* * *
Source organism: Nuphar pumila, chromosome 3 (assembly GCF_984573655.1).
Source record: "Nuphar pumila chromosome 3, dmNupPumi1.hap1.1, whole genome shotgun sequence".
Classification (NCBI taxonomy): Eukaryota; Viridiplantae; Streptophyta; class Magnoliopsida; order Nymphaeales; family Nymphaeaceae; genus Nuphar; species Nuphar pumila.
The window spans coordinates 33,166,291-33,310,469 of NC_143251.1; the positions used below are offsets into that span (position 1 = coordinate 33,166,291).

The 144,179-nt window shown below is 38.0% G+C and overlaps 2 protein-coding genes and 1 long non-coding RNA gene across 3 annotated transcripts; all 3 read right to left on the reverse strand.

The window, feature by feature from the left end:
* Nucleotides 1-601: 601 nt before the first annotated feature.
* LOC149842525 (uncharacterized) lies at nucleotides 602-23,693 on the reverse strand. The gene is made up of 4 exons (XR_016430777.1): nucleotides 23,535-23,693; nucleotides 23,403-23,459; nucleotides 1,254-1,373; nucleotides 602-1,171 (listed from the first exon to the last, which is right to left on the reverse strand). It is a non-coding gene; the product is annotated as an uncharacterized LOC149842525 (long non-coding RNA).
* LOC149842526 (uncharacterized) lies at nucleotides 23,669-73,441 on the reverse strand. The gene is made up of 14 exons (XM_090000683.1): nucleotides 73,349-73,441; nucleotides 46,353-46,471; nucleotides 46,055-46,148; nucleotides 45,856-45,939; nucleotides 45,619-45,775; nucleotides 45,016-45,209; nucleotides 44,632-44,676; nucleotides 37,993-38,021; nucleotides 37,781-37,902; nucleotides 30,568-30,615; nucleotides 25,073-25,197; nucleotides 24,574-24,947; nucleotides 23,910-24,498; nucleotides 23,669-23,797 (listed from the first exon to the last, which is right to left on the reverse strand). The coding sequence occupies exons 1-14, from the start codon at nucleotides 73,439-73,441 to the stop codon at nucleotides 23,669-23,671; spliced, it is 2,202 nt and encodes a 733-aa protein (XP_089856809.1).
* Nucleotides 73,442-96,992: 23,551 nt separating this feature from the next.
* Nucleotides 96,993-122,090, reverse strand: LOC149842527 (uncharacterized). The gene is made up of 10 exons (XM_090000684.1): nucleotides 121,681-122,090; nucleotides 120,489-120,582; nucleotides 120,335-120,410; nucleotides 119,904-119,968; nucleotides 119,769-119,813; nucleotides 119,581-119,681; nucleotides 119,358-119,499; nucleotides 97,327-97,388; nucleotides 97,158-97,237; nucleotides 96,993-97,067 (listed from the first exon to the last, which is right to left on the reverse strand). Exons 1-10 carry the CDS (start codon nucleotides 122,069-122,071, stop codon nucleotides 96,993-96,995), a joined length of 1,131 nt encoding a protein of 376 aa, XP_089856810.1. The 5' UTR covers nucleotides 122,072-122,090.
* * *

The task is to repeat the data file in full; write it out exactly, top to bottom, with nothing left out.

Source organism: Nuphar pumila, chromosome 3 (assembly GCF_984573655.1).
Source record: "Nuphar pumila chromosome 3, dmNupPumi1.hap1.1, whole genome shotgun sequence".
Classification (NCBI taxonomy): Eukaryota; Viridiplantae; Streptophyta; class Magnoliopsida; order Nymphaeales; family Nymphaeaceae; genus Nuphar; species Nuphar pumila.
The window spans coordinates 33,166,291-33,310,469 of NC_143251.1; the positions used below are offsets into that span (position 1 = coordinate 33,166,291).

The 144,179-nt window shown below is 38.0% G+C and overlaps 2 protein-coding genes and 1 long non-coding RNA gene across 3 annotated transcripts; all 3 read right to left on the reverse strand.

The window, feature by feature from the left end:
* Nucleotides 1-601: 601 nt before the first annotated feature.
* LOC149842525 (uncharacterized) lies at nucleotides 602-23,693 on the reverse strand. The gene is made up of 4 exons (XR_016430777.1): nucleotides 23,535-23,693; nucleotides 23,403-23,459; nucleotides 1,254-1,373; nucleotides 602-1,171 (listed from the first exon to the last, which is right to left on the reverse strand). It is a non-coding gene; the product is annotated as an uncharacterized LOC149842525 (long non-coding RNA).
* LOC149842526 (uncharacterized) lies at nucleotides 23,669-73,441 on the reverse strand. The gene is made up of 14 exons (XM_090000683.1): nucleotides 73,349-73,441; nucleotides 46,353-46,471; nucleotides 46,055-46,148; nucleotides 45,856-45,939; nucleotides 45,619-45,775; nucleotides 45,016-45,209; nucleotides 44,632-44,676; nucleotides 37,993-38,021; nucleotides 37,781-37,902; nucleotides 30,568-30,615; nucleotides 25,073-25,197; nucleotides 24,574-24,947; nucleotides 23,910-24,498; nucleotides 23,669-23,797 (listed from the first exon to the last, which is right to left on the reverse strand). The coding sequence occupies exons 1-14, from the start codon at nucleotides 73,439-73,441 to the stop codon at nucleotides 23,669-23,671; spliced, it is 2,202 nt and encodes a 733-aa protein (XP_089856809.1).
* Nucleotides 73,442-96,992: 23,551 nt separating this feature from the next.
* Nucleotides 96,993-122,090, reverse strand: LOC149842527 (uncharacterized). The gene is made up of 10 exons (XM_090000684.1): nucleotides 121,681-122,090; nucleotides 120,489-120,582; nucleotides 120,335-120,410; nucleotides 119,904-119,968; nucleotides 119,769-119,813; nucleotides 119,581-119,681; nucleotides 119,358-119,499; nucleotides 97,327-97,388; nucleotides 97,158-97,237; nucleotides 96,993-97,067 (listed from the first exon to the last, which is right to left on the reverse strand). Exons 1-10 carry the CDS (start codon nucleotides 122,069-122,071, stop codon nucleotides 96,993-96,995), a joined length of 1,131 nt encoding a protein of 376 aa, XP_089856810.1. The 5' UTR covers nucleotides 122,072-122,090.